Background: The prevalence of cardiovascular disease in pregnancy is reported to be increasing and becoming a major cause of maternal morbidity and mortality. The incidence of arrhythmia during pregnancy has been linked to increased fetal mortality and complications. Arrhythmias can develop de novo during pregnancy or be exacerbated by pregnancy.
Case Description: A 35-year-old (third trimester) and a 25-year-old (second trimester) woman complained of shortness of breath and palpitations. The first patient was in her sixth pregnancy, with three live births and two miscarriages. Meanwhile, the second patient was in her first pregnancy and had never miscarried. The first and second patients' pulse rates were 180 and 160 beats per minute, respectively. In both cases, 12-lead electrocardiography revealed an atrioventricular nodal re-entrant tachycardia rhythm. Initially, both patients were given carotid artery massages. The first patient's rhythm returned to normal sinus, but carotid artery massage failed in the second patient. Then, the second patient received a slow bolus of 0.5 mg digoxin IV. The heart rate returned to normal sinus rhythm following the observation. Both patients were admitted to the intensive care unit.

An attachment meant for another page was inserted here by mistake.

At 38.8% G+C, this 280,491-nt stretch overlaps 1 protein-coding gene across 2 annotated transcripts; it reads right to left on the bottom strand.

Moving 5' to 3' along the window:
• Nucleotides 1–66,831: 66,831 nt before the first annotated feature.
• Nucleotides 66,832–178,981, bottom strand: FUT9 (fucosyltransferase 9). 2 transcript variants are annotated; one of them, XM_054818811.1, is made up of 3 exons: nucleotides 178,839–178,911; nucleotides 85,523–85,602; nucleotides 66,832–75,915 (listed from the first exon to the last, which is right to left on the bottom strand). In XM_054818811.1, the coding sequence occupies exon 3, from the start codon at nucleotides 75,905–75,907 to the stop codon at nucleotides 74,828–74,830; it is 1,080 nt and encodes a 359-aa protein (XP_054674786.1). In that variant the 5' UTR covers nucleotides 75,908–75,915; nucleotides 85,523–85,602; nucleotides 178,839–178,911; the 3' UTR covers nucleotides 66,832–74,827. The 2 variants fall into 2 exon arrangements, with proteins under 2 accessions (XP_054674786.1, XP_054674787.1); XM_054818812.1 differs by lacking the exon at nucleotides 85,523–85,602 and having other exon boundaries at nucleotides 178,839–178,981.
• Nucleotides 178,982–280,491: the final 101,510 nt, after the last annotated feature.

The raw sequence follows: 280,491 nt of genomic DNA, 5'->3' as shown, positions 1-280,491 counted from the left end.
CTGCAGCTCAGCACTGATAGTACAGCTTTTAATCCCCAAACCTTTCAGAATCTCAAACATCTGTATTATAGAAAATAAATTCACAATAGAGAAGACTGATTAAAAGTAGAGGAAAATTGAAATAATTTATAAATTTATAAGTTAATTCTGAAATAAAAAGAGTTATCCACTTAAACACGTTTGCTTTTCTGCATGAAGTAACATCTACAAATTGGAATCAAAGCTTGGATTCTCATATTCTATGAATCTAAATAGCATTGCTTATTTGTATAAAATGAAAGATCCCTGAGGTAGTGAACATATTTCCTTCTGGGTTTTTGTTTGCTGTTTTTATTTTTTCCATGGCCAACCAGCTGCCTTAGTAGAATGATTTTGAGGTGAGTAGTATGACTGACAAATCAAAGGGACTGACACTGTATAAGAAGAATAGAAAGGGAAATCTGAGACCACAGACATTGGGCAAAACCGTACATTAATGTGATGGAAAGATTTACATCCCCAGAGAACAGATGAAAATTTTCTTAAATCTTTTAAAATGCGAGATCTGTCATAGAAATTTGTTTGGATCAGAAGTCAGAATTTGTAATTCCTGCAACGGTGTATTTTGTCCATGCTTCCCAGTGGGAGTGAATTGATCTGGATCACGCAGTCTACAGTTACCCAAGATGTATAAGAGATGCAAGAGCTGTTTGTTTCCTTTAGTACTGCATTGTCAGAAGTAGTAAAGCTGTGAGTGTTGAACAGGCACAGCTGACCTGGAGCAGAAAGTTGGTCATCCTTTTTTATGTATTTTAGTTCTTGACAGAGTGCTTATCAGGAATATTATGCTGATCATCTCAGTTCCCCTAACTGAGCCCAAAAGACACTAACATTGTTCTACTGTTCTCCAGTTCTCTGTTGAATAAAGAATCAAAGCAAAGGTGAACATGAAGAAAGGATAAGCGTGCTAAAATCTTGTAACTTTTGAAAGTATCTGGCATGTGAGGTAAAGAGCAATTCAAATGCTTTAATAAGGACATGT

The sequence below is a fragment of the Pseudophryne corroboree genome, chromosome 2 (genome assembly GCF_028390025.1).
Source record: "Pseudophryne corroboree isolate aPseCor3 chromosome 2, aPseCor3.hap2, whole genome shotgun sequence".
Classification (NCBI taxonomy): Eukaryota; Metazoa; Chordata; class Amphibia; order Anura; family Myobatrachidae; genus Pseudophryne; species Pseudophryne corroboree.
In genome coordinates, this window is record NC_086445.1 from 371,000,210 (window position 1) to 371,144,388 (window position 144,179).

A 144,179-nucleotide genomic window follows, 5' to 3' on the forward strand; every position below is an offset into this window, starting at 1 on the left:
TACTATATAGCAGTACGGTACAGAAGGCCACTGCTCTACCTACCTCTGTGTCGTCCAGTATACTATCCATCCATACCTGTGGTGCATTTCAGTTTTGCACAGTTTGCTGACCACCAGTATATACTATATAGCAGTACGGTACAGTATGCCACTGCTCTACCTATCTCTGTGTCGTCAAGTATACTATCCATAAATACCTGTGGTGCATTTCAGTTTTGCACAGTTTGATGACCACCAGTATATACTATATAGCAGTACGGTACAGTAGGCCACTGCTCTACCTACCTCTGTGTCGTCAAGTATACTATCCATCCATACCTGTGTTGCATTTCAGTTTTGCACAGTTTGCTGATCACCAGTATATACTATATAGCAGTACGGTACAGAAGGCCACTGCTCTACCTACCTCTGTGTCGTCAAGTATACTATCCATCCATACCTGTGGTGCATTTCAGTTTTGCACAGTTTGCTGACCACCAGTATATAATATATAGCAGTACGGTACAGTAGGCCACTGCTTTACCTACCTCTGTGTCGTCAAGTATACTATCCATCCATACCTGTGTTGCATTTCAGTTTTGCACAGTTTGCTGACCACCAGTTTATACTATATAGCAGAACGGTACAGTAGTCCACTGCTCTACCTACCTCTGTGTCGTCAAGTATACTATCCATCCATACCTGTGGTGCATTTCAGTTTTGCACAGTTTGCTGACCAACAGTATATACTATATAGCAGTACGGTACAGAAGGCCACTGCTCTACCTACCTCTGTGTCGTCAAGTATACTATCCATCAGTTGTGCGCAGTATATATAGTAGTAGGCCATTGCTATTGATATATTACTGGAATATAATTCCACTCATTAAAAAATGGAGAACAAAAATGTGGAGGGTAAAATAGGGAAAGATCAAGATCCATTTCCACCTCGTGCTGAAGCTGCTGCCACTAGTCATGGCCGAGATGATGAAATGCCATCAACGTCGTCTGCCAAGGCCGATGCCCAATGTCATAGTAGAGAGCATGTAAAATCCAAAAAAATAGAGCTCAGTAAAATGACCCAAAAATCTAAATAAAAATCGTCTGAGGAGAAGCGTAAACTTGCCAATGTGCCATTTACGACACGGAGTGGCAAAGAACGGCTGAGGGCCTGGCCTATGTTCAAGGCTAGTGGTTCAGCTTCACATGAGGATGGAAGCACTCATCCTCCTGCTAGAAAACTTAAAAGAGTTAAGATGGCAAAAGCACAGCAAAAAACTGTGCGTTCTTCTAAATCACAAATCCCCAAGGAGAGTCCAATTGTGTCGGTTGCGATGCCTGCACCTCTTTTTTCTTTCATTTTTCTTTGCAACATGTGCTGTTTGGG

Conclusion: Atrioventricular nodal re-entrant tachycardia is a type of paroxysmal supraventricular tachycardia. Effective management highly depends on both clinical presentation and the trimester of pregnancy. This arrhythmia can be treated with vagal maneuvers in mild cases. When vagal maneuvers fail, medical management is preferred. The main concern with using antiarrhythmic drugs during pregnancy is the risk of fetal harm and the decision should be tailored based.